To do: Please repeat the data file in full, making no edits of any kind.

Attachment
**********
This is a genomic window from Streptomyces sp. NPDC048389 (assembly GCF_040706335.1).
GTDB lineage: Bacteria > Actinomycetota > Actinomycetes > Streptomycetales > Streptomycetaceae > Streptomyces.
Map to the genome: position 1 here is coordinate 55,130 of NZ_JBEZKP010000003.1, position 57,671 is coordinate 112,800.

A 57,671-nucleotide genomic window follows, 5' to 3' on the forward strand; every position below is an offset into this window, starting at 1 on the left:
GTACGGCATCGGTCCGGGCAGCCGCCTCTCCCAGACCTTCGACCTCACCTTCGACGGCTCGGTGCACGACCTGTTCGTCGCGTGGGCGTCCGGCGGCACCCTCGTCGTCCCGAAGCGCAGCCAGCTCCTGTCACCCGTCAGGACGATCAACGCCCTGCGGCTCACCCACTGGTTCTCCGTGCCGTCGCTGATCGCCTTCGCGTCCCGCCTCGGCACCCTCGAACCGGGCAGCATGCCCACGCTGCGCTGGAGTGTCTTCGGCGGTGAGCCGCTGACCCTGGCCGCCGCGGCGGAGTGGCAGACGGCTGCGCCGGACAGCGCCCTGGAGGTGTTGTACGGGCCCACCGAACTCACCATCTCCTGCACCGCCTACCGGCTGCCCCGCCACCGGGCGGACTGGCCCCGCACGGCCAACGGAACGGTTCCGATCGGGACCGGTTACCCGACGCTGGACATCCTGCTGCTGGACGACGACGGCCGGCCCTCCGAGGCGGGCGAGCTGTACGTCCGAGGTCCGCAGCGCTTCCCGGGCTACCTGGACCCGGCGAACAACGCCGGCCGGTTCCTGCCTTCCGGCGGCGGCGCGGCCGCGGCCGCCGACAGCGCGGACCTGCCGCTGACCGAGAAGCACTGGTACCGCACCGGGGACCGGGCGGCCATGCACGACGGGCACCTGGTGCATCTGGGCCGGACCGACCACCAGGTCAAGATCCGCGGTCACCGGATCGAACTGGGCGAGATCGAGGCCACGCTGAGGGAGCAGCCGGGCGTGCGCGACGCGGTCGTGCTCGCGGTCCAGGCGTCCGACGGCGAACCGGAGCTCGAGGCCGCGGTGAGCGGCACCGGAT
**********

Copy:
This is a genomic window from Streptomyces sp. NPDC048389 (assembly GCF_040706335.1).
GTDB lineage: Bacteria > Actinomycetota > Actinomycetes > Streptomycetales > Streptomycetaceae > Streptomyces.
Map to the genome: position 1 here is coordinate 55,130 of NZ_JBEZKP010000003.1, position 57,671 is coordinate 112,800.

A 57,671-nucleotide genomic window follows, 5' to 3' on the forward strand; every position below is an offset into this window, starting at 1 on the left:
GTACGGCATCGGTCCGGGCAGCCGCCTCTCCCAGACCTTCGACCTCACCTTCGACGGCTCGGTGCACGACCTGTTCGTCGCGTGGGCGTCCGGCGGCACCCTCGTCGTCCCGAAGCGCAGCCAGCTCCTGTCACCCGTCAGGACGATCAACGCCCTGCGGCTCACCCACTGGTTCTCCGTGCCGTCGCTGATCGCCTTCGCGTCCCGCCTCGGCACCCTCGAACCGGGCAGCATGCCCACGCTGCGCTGGAGTGTCTTCGGCGGTGAGCCGCTGACCCTGGCCGCCGCGGCGGAGTGGCAGACGGCTGCGCCGGACAGCGCCCTGGAGGTGTTGTACGGGCCCACCGAACTCACCATCTCCTGCACCGCCTACCGGCTGCCCCGCCACCGGGCGGACTGGCCCCGCACGGCCAACGGAACGGTTCCGATCGGGACCGGTTACCCGACGCTGGACATCCTGCTGCTGGACGACGACGGCCGGCCCTCCGAGGCGGGCGAGCTGTACGTCCGAGGTCCGCAGCGCTTCCCGGGCTACCTGGACCCGGCGAACAACGCCGGCCGGTTCCTGCCTTCCGGCGGCGGCGCGGCCGCGGCCGCCGACAGCGCGGACCTGCCGCTGACCGAGAAGCACTGGTACCGCACCGGGGACCGGGCGGCCATGCACGACGGGCACCTGGTGCATCTGGGCCGGACCGACCACCAGGTCAAGATCCGCGGTCACCGGATCGAACTGGGCGAGATCGAGGCCACGCTGAGGGAGCAGCCGGGCGTGCGCGACGCGGTCGTGCTCGCGGTCCAGGCGTCCGACGGCGAACCGGAGCTCGAGGCCGCGGTGAGCGGCACCGGAT